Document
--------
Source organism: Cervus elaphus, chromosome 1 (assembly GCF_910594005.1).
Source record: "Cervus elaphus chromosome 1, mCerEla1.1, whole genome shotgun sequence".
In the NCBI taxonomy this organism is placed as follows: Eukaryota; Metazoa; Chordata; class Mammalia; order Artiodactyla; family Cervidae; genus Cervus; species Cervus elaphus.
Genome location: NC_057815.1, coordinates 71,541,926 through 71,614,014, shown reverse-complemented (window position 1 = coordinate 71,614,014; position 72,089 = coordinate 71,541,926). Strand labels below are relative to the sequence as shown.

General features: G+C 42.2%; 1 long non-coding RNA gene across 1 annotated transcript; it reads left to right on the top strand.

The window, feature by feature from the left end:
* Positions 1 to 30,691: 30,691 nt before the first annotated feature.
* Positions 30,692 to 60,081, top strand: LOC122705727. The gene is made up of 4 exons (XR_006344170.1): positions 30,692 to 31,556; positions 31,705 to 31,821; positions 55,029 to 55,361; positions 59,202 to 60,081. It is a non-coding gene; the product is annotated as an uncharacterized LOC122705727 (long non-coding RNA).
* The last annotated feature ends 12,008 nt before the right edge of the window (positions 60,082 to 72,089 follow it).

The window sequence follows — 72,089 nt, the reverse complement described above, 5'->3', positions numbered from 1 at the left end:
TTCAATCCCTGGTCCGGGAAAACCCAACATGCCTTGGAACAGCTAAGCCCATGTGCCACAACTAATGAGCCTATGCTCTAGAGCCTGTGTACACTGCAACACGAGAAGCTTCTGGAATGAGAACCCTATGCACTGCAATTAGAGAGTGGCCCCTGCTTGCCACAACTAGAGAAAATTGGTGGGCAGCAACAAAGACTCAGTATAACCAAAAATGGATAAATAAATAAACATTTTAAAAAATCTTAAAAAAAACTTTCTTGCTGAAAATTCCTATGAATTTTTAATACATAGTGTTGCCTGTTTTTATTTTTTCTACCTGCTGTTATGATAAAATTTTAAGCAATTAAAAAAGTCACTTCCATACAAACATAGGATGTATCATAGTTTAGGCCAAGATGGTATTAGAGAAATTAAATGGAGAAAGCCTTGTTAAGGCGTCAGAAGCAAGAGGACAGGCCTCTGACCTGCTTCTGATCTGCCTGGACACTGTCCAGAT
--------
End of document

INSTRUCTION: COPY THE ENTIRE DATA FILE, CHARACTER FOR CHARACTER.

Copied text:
Source organism: Cervus elaphus, chromosome 1 (assembly GCF_910594005.1).
Source record: "Cervus elaphus chromosome 1, mCerEla1.1, whole genome shotgun sequence".
In the NCBI taxonomy this organism is placed as follows: Eukaryota; Metazoa; Chordata; class Mammalia; order Artiodactyla; family Cervidae; genus Cervus; species Cervus elaphus.
Genome location: NC_057815.1, coordinates 71,541,926 through 71,614,014, shown reverse-complemented (window position 1 = coordinate 71,614,014; position 72,089 = coordinate 71,541,926). Strand labels below are relative to the sequence as shown.

General features: G+C 42.2%; 1 long non-coding RNA gene across 1 annotated transcript; it reads left to right on the top strand.

The window, feature by feature from the left end:
* Positions 1 to 30,691: 30,691 nt before the first annotated feature.
* Positions 30,692 to 60,081, top strand: LOC122705727. The gene is made up of 4 exons (XR_006344170.1): positions 30,692 to 31,556; positions 31,705 to 31,821; positions 55,029 to 55,361; positions 59,202 to 60,081. It is a non-coding gene; the product is annotated as an uncharacterized LOC122705727 (long non-coding RNA).
* The last annotated feature ends 12,008 nt before the right edge of the window (positions 60,082 to 72,089 follow it).

The window sequence follows — 72,089 nt, the reverse complement described above, 5'->3', positions numbered from 1 at the left end:
TTCAATCCCTGGTCCGGGAAAACCCAACATGCCTTGGAACAGCTAAGCCCATGTGCCACAACTAATGAGCCTATGCTCTAGAGCCTGTGTACACTGCAACACGAGAAGCTTCTGGAATGAGAACCCTATGCACTGCAATTAGAGAGTGGCCCCTGCTTGCCACAACTAGAGAAAATTGGTGGGCAGCAACAAAGACTCAGTATAACCAAAAATGGATAAATAAATAAACATTTTAAAAAATCTTAAAAAAAACTTTCTTGCTGAAAATTCCTATGAATTTTTAATACATAGTGTTGCCTGTTTTTATTTTTTCTACCTGCTGTTATGATAAAATTTTAAGCAATTAAAAAAGTCACTTCCATACAAACATAGGATGTATCATAGTTTAGGCCAAGATGGTATTAGAGAAATTAAATGGAGAAAGCCTTGTTAAGGCGTCAGAAGCAAGAGGACAGGCCTCTGACCTGCTTCTGATCTGCCTGGACACTGTCCAGAT